Last updated on October 27th, 2021 at 7:21pm
After the Civil War, Congress created the Antideficiency Act (ADA) to rein in ballooning government debt and solidify its role in controlling the spend of taxpayer dollars. The ADA limits the Executive Branch to spending only what Congress authorized for a fiscal year.
Nearly two centuries later, the ADA is a major consideration as federal Government organizations plan their migration to the public cloud because:
- The ADA prohibits obligating or spending money before it’s received from Congress and prohibits taking money given for one purpose and using it for another.
- Violations of the ADA fall into three categories: Purpose (what contracts/ programs an agency may fund as defined in appropriations), Time (how long money is available to fund the contract/program), and Amount (how much an agency can spend on a contract/program).1
- The ADA is unique among fiscal statutes in U.S. law because federal employees can be held personally responsible for spending money not approved by Congress and face potential criminal penalties and administrative sanctions for violations.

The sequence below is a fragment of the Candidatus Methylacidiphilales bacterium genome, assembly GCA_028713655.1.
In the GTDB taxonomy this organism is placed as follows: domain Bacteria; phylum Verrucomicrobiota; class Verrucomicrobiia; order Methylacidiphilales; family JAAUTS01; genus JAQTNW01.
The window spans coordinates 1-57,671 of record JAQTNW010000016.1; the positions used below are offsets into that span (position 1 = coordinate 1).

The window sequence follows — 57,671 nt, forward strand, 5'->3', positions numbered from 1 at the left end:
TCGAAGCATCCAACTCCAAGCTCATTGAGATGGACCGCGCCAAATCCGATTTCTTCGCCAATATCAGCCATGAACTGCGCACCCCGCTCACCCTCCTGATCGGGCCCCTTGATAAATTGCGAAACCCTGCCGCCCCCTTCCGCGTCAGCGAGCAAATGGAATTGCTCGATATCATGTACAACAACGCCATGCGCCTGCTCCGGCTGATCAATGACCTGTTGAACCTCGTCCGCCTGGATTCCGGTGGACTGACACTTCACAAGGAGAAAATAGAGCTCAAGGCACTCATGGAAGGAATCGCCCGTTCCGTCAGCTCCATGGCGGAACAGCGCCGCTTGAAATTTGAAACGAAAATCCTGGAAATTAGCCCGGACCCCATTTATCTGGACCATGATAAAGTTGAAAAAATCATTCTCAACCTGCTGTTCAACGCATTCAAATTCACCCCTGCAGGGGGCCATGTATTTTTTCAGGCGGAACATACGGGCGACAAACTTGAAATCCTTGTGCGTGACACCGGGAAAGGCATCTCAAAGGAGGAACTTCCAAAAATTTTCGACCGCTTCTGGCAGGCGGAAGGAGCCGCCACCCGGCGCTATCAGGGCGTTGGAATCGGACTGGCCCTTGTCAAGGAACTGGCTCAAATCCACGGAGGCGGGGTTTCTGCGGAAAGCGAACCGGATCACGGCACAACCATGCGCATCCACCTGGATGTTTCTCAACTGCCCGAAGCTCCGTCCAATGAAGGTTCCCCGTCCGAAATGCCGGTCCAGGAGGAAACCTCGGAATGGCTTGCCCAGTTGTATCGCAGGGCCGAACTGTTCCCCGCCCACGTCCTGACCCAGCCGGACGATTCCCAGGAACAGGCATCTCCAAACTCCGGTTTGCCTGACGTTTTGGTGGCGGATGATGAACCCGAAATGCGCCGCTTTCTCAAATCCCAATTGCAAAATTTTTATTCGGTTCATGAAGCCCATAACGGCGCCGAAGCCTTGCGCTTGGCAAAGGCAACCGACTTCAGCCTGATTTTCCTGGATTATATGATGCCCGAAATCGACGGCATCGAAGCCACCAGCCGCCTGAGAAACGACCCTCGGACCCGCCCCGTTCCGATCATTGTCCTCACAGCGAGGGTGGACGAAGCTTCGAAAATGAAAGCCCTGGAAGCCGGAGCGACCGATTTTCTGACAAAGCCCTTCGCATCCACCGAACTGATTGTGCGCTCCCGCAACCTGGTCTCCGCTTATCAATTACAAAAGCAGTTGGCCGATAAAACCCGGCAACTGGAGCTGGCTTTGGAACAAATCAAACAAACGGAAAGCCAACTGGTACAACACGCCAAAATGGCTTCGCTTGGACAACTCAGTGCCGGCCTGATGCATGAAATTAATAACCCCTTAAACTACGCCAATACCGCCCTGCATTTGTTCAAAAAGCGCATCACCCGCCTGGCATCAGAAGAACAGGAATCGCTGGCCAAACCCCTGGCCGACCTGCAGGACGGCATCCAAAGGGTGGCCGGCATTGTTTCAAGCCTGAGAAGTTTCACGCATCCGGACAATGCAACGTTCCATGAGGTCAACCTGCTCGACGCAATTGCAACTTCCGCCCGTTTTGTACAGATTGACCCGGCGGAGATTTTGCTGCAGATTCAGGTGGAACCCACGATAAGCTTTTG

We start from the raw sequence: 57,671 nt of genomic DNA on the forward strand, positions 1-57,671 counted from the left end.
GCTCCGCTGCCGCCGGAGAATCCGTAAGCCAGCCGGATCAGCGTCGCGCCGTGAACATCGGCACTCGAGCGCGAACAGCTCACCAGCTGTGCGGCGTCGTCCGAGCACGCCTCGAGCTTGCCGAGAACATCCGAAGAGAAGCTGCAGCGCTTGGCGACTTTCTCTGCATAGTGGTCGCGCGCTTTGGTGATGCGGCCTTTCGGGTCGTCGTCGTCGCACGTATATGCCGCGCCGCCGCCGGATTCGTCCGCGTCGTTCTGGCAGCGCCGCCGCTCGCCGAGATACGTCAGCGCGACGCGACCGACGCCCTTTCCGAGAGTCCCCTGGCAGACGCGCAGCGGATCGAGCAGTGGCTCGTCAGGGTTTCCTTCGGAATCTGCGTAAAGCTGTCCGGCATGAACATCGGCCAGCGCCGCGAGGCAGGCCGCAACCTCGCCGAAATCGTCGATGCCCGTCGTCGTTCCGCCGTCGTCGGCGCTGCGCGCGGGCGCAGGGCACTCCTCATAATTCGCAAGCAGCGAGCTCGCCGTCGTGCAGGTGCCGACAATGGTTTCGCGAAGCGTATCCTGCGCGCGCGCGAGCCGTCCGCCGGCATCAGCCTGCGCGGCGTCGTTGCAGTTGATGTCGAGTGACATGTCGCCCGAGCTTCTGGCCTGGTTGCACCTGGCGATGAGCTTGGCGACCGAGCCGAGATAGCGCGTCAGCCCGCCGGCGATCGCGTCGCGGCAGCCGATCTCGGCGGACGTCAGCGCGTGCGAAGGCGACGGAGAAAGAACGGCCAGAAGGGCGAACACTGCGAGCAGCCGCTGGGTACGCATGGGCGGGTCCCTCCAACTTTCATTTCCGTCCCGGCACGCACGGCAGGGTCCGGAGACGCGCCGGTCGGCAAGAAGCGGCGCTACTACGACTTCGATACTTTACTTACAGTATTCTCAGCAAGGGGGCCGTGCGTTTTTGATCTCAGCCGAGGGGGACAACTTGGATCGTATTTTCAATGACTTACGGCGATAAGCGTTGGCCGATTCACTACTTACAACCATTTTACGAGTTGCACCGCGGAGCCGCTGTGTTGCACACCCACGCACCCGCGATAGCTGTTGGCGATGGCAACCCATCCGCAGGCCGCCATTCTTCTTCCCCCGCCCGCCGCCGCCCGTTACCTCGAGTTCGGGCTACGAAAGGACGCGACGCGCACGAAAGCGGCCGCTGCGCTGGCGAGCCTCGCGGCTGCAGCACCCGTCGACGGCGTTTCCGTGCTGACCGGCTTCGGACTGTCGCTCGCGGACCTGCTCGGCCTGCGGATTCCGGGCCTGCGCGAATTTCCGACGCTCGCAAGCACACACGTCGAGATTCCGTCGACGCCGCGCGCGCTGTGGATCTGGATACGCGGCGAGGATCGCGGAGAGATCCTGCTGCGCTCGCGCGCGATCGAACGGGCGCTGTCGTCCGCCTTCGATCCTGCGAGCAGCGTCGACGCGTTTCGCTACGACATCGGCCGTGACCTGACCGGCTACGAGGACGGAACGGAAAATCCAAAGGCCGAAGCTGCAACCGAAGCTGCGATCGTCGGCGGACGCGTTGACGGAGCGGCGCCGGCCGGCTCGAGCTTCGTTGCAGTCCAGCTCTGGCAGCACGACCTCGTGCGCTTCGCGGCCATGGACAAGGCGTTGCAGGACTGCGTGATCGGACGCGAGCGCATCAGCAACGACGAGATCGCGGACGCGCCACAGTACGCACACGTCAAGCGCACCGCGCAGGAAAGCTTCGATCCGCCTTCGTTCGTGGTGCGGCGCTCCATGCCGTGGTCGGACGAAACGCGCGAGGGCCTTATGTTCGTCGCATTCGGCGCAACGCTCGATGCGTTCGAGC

How a 19th Century Law Impacts Your Cloud Usage
Here’s how an act that was created to control the purchase of muskets and swords impacts a Government agency’s migration to the cloud.
Think of cloud usage and billing like your home electricity: available on-demand and billed based on consumption. Now, imagine that access to the electricity in your home is available to everyone in your neighborhood. Your doors are wide open for people to enter your house and turn on lights, air conditioning, appliances, etc.
To maintain some control, you need to manage their access to your house, limit their access to only approved appliances, and monitor the electric meter to ensure they don’t exceed the household budget you’ve established. If you exceed your budget – or use an underfunded account to pay a bill — you could face a fine or imprisonment.
Rapid creation and use of cloud accounts without business alignment, proper configuration, and enforcement puts agencies and personnel at risk of violating the ADA.